NASCAR Leadership

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A couple of summers ago I drove a race car. On a track. At 150mph. By myself.

Sure, the Ricky Bobby jokes abounded as we piled in the car and drove to Charlotte Motor Speedway, but the actual experience was one of the most intense things I’ve ever done.

There was a quick training session, most of which I couldn’t listen to because all I could think in my head was 1.) please don’t let me die, 2.) please don’t let me go flying into the wall, and 3.) Ricky Bobby you are not on fire.

The inside of my head is a strange place to be sometimes.

As I put on my racing suit and got fitted for a helmet I watched as the group ahead of me went flying out of Pit Row and started racing. I noticed quickly that there were two kinds of drivers: the drivers who never could get their speed up and the ones who pushed the limits of their cars.

There was no in-between. On that track you are either all in or you’re sidelined.

As I was sitting in my own car, the engine idling and my pit crew yelling last minute instructions to me the anticipation of the entire thing was enough to make me want to bail out, put my feet back on the ground, and watch others race their guts out. I envied my 1 year old, blissfully asleep in his stroller.

But I stayed because my dad and brother were there, too and I wasn’t about to wuss out. Suddenly, a voice comes through my helmet: it’s my pit crew chief. He reminds me that as soon as that flag waves that I need to hit Pit Row and pick up speed quickly in order to hit the track correctly. Too much speed and it would be hard to take the first turn, too little and I’d never get it back in time to fully experience everything the car and the track has to offer.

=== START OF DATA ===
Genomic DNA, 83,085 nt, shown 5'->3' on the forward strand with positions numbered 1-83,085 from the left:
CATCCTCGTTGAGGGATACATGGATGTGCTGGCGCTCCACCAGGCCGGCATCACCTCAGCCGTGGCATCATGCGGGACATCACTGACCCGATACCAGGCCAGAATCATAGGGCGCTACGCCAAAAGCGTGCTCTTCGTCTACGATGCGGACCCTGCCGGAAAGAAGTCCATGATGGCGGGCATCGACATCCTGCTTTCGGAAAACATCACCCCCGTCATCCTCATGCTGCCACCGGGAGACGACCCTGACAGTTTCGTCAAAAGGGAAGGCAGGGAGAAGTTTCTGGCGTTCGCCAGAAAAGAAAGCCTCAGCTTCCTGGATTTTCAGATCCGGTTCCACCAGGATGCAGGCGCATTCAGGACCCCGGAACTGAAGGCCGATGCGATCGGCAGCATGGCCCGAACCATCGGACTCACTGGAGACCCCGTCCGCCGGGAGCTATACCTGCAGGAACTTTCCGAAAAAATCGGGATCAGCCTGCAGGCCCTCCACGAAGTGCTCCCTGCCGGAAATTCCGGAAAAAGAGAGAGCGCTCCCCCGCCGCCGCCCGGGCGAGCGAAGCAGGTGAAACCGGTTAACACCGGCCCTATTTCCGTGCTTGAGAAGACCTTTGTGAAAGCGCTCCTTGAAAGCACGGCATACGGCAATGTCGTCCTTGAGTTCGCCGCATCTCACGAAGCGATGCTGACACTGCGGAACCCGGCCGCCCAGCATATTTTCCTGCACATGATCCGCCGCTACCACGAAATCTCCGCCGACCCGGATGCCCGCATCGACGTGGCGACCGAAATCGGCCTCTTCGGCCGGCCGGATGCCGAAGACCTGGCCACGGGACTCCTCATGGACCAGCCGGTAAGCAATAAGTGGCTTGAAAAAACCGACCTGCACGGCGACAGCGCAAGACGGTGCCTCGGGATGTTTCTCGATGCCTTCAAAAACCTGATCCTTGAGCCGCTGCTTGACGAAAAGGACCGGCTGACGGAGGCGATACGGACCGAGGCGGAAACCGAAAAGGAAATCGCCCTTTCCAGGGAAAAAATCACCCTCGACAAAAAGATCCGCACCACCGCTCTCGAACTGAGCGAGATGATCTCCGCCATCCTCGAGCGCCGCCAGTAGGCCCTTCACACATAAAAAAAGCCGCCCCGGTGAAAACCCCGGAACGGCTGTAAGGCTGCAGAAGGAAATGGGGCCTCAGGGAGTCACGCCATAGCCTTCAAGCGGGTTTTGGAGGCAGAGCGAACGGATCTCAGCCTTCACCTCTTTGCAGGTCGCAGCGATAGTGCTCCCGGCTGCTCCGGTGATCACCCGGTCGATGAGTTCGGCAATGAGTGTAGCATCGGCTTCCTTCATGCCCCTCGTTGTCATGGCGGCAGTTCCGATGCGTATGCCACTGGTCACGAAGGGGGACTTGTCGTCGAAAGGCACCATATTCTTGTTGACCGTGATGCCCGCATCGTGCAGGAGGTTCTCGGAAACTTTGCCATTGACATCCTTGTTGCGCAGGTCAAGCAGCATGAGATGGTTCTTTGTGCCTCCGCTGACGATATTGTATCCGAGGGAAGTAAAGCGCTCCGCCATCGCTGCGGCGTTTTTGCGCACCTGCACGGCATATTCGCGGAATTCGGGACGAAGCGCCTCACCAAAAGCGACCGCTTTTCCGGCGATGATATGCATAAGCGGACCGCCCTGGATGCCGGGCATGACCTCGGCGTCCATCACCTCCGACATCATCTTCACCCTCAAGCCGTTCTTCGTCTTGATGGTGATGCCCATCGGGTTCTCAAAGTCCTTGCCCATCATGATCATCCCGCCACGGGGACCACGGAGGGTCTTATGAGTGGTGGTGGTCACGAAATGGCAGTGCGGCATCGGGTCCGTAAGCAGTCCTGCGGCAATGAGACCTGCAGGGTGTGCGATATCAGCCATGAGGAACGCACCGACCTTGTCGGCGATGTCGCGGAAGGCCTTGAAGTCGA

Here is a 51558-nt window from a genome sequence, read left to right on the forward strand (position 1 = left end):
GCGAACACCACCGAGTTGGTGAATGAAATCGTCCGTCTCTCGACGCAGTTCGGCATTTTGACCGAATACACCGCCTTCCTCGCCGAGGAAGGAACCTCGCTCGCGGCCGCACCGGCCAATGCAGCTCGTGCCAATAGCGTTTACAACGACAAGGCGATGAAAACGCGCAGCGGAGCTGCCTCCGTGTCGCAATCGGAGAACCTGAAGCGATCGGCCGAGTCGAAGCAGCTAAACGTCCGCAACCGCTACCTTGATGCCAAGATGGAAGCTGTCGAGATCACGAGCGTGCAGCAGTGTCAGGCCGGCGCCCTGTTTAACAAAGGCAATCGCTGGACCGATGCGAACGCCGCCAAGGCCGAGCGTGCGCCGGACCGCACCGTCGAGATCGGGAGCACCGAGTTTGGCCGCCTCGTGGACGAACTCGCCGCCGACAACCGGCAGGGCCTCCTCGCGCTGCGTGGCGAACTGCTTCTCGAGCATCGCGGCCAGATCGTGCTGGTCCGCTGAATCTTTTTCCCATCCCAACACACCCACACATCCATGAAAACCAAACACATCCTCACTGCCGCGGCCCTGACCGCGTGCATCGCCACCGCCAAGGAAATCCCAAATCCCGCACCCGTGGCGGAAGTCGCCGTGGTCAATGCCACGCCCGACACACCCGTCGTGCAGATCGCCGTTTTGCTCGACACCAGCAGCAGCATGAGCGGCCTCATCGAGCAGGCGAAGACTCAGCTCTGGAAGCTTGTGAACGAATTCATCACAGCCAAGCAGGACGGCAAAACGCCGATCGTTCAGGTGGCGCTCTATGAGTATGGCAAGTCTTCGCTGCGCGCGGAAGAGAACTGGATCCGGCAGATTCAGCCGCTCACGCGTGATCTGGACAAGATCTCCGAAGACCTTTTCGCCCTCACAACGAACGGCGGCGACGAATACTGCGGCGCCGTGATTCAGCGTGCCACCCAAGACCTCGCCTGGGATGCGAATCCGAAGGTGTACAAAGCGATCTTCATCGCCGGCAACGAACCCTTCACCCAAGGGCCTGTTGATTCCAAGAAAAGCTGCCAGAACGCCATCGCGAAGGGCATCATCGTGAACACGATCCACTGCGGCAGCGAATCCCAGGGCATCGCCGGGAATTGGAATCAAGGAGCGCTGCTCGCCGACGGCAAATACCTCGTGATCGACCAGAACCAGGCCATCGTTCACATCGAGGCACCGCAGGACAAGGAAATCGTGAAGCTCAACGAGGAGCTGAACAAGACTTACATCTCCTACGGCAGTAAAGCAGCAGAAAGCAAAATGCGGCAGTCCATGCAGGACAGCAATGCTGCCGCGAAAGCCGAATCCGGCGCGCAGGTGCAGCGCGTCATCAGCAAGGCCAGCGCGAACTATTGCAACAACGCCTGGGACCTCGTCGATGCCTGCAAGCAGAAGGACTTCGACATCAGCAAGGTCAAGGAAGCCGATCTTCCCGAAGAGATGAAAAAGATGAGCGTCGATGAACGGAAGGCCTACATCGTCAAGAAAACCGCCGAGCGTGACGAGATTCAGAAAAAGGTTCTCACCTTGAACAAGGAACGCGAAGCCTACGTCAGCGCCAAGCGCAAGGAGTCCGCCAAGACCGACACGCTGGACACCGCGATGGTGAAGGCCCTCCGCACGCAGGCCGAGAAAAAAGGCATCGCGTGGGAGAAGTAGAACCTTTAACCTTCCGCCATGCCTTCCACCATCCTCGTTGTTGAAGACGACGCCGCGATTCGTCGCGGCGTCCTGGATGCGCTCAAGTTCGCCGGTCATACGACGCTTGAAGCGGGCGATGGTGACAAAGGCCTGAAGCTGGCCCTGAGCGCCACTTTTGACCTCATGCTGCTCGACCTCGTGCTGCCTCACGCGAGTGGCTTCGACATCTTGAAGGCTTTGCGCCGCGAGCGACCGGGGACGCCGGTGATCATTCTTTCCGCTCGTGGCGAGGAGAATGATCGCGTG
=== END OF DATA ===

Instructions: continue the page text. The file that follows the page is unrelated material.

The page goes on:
Just for good measure, I asked him if he was sure that they were willing to trust me to do this.  His response?  He laughed and told me to “git ‘er done, girl.”

Gracious.

With that glittering piece of advice, I left Pit Row at the right speed, wimped out the first couple of turns but then I hit my stride. They weren’t lying in orientation, these cars were made for this. I can test its limits. My pit crew chief was my second set of eyes, keeping watch over me in the car and giving me continual feedback. He could see the road ahead while I was intensely focused on the immediate needs, like, not careening into the wall.

Sometimes our faith is like that. And our leadership. We can feel our heart race with the anticipation of what God has built us to do but we’re too scared to put on the helmet, or get in the car, or race out of Pit Row. We’d rather put on some headphones and take a nap, or watch someone else drive our car for us. Then, sometimes we race out of Pit Row and get tripped up at the first turn. Somebody criticizes the decision, a board member no longer supports you publicly, a key volunteer leaves; and yet, you’re racing.  And it’s dripping in clarity and vision that can only come from the Lord.  Faith and leadership are just like those two kinds of racers: you are either all in or you are sidelined.  There is no in-between.

Therefore, since we are surrounded by such a huge crowd of witnesses to the life of faith, let us strip off every weight that slows us down, especially the sin that so easily trips us up. And let us run with endurance the race God has set before us. (Hebrews 12:1)

As leaders, especially church leaders, we have a great responsibility to lead without fear. To lead without worrying about whether or not you, like the race car, were built for it. There are things that only you can do well. There are things only others can do well. Neither is better or worse because of it.  What is the weight that is slowing you down?  Is it wanting everyone to agree with your decision? (They won’t)  Is it worry that you can’t actually accomplish that big hairy dream in your heart?  (You can)  Is it a personal sin that is keeping you from experiencing all that God has for you?  (Get rid of it)

 We do this by keeping our eyes on Jesus, the champion who initiates and perfects our faith. Because of the joy awaiting him, he endured the cross, disregarding its shame. Now he is seated in the place of honor beside God’s throne. Think of all the hostility he endured from sinful people; then you won’t become weary and give up. (Hebrews 12:2-3 NLT)

Just as my pit crew chief was keeping his eyes on me and the track, so does Christ for you when you’re leading in His will.  It doesn’t say there won’t be haters, it doesn’t mean it will be easy, but you will always be restless until you take that first step down the road He has prepared for you.  Boogity, boogity, boogity, Amen

You are breathing air in this piece of history for a reason, leader.  What are you going to do with it?

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